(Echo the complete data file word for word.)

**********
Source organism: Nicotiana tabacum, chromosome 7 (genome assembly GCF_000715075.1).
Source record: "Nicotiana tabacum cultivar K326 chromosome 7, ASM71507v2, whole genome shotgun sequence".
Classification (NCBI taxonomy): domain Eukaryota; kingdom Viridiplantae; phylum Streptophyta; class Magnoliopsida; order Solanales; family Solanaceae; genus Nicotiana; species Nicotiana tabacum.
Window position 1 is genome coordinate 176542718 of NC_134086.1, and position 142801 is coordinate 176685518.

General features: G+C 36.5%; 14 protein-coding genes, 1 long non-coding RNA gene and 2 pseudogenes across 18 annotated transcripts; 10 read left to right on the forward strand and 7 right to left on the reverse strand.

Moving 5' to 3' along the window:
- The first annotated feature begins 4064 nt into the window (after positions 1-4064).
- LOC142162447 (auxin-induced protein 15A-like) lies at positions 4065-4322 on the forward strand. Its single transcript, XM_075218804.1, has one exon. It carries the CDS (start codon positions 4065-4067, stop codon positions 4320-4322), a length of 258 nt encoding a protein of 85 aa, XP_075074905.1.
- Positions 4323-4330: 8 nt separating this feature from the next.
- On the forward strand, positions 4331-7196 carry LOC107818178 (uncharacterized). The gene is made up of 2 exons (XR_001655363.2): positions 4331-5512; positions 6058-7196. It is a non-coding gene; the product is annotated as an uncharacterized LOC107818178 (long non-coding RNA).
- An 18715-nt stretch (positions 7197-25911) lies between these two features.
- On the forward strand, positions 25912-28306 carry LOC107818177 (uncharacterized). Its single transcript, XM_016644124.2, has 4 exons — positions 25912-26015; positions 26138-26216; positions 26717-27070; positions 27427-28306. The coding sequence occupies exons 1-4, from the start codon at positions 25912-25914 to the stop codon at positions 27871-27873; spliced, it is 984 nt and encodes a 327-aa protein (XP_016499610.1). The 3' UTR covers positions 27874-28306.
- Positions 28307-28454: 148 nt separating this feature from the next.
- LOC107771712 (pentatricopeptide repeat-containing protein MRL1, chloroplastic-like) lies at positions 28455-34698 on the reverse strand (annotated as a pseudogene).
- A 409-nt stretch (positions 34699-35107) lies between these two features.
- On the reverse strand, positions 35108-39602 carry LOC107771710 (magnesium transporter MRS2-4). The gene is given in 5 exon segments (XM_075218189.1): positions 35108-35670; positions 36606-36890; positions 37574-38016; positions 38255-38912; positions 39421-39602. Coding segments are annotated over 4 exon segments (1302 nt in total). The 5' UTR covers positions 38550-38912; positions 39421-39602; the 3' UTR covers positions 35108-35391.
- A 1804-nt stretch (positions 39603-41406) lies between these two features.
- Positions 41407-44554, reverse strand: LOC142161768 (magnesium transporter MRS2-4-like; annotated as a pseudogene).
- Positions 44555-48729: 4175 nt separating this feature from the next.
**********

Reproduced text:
Source organism: Nicotiana tabacum, chromosome 7 (genome assembly GCF_000715075.1).
Source record: "Nicotiana tabacum cultivar K326 chromosome 7, ASM71507v2, whole genome shotgun sequence".
Classification (NCBI taxonomy): domain Eukaryota; kingdom Viridiplantae; phylum Streptophyta; class Magnoliopsida; order Solanales; family Solanaceae; genus Nicotiana; species Nicotiana tabacum.
Window position 1 is genome coordinate 176542718 of NC_134086.1, and position 142801 is coordinate 176685518.

General features: G+C 36.5%; 14 protein-coding genes, 1 long non-coding RNA gene and 2 pseudogenes across 18 annotated transcripts; 10 read left to right on the forward strand and 7 right to left on the reverse strand.

Moving 5' to 3' along the window:
- The first annotated feature begins 4064 nt into the window (after positions 1-4064).
- LOC142162447 (auxin-induced protein 15A-like) lies at positions 4065-4322 on the forward strand. Its single transcript, XM_075218804.1, has one exon. It carries the CDS (start codon positions 4065-4067, stop codon positions 4320-4322), a length of 258 nt encoding a protein of 85 aa, XP_075074905.1.
- Positions 4323-4330: 8 nt separating this feature from the next.
- On the forward strand, positions 4331-7196 carry LOC107818178 (uncharacterized). The gene is made up of 2 exons (XR_001655363.2): positions 4331-5512; positions 6058-7196. It is a non-coding gene; the product is annotated as an uncharacterized LOC107818178 (long non-coding RNA).
- An 18715-nt stretch (positions 7197-25911) lies between these two features.
- On the forward strand, positions 25912-28306 carry LOC107818177 (uncharacterized). Its single transcript, XM_016644124.2, has 4 exons — positions 25912-26015; positions 26138-26216; positions 26717-27070; positions 27427-28306. The coding sequence occupies exons 1-4, from the start codon at positions 25912-25914 to the stop codon at positions 27871-27873; spliced, it is 984 nt and encodes a 327-aa protein (XP_016499610.1). The 3' UTR covers positions 27874-28306.
- Positions 28307-28454: 148 nt separating this feature from the next.
- LOC107771712 (pentatricopeptide repeat-containing protein MRL1, chloroplastic-like) lies at positions 28455-34698 on the reverse strand (annotated as a pseudogene).
- A 409-nt stretch (positions 34699-35107) lies between these two features.
- On the reverse strand, positions 35108-39602 carry LOC107771710 (magnesium transporter MRS2-4). The gene is given in 5 exon segments (XM_075218189.1): positions 35108-35670; positions 36606-36890; positions 37574-38016; positions 38255-38912; positions 39421-39602. Coding segments are annotated over 4 exon segments (1302 nt in total). The 5' UTR covers positions 38550-38912; positions 39421-39602; the 3' UTR covers positions 35108-35391.
- A 1804-nt stretch (positions 39603-41406) lies between these two features.
- Positions 41407-44554, reverse strand: LOC142161768 (magnesium transporter MRS2-4-like; annotated as a pseudogene).
- Positions 44555-48729: 4175 nt separating this feature from the next.